Optimize the use of your learning management system.
To make your blended learning environment work well, your online platform must be able to do the things you need it to do and be able to be customized to your district’s vision, mission, values, and overall strategic goals. To address the achievement gap your learning management system must also be flexible enough to allow you to teach the majority of a class, provide supplemental instruction, create credit recovery systems, and more depending on where your school and/or district is on the blended learning spectrum.
For example, many schools have recently found success in closing the achievement gap and raising graduation rates via everything from blended credit recovery programs to blended in-class rotations. There is no single “holy grail” blended learning model, so your LMS needs to be powerful and responsive enough to cater to your needs and the needs of your students.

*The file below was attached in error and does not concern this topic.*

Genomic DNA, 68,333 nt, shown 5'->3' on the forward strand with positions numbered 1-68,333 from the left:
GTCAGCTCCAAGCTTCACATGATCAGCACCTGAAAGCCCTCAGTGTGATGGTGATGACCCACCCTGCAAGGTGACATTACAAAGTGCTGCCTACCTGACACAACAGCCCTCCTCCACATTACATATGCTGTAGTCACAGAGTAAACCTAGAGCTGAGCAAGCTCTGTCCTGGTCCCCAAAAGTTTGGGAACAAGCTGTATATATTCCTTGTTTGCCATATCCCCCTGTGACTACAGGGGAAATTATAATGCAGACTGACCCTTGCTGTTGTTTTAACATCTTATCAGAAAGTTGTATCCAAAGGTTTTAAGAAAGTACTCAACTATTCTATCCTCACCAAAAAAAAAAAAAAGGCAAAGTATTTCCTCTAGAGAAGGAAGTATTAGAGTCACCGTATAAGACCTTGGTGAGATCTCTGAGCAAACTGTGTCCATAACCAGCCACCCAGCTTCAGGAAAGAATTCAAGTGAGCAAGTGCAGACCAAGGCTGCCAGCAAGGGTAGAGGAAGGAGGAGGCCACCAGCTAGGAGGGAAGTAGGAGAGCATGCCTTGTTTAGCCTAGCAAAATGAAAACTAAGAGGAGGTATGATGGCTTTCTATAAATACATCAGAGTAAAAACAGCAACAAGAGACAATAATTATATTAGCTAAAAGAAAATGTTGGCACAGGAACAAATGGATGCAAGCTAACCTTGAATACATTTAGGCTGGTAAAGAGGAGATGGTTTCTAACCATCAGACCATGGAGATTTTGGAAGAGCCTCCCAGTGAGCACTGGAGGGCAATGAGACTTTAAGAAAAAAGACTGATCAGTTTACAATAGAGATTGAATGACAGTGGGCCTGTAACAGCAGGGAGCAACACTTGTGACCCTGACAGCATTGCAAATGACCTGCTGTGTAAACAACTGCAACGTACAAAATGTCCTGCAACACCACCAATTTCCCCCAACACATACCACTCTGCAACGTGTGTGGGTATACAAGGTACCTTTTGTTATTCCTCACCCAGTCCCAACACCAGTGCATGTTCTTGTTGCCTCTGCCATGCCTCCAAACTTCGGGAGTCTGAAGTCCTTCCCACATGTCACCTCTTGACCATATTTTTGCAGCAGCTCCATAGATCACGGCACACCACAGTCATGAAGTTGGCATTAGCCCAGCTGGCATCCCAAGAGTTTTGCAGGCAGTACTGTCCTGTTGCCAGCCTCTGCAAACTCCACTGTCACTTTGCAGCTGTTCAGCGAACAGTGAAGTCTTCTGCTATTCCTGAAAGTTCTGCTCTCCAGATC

When your students are working online, with teacher guidance but minimal interpersonal interaction, do they have access to materials that have been curated and personalized specifically for them and their learning goals? Are students able to effectively self-pace through content? Does your LMS provide substantive, targeted, meaningful data for use by the student, their family, and your teacher teams? Good learning management systems will help you build just that - a blended learning system, not just provide a software platform.
Blended Learning and the Achievement Gap
Ultimately, closing the achievement gap is not just an economic and social issue, it is a moral imperative. We have an obligation to not only lift up all learners, but to do as much as we can to ensure equity. In the blended learning environment, a unique opportunity exists to personalize and support each student’s learning. Identifying gaps after distance learning and building a blended learning system to address those gaps is one of the great challenges of our time, and you will no doubt rise to meet that challenge.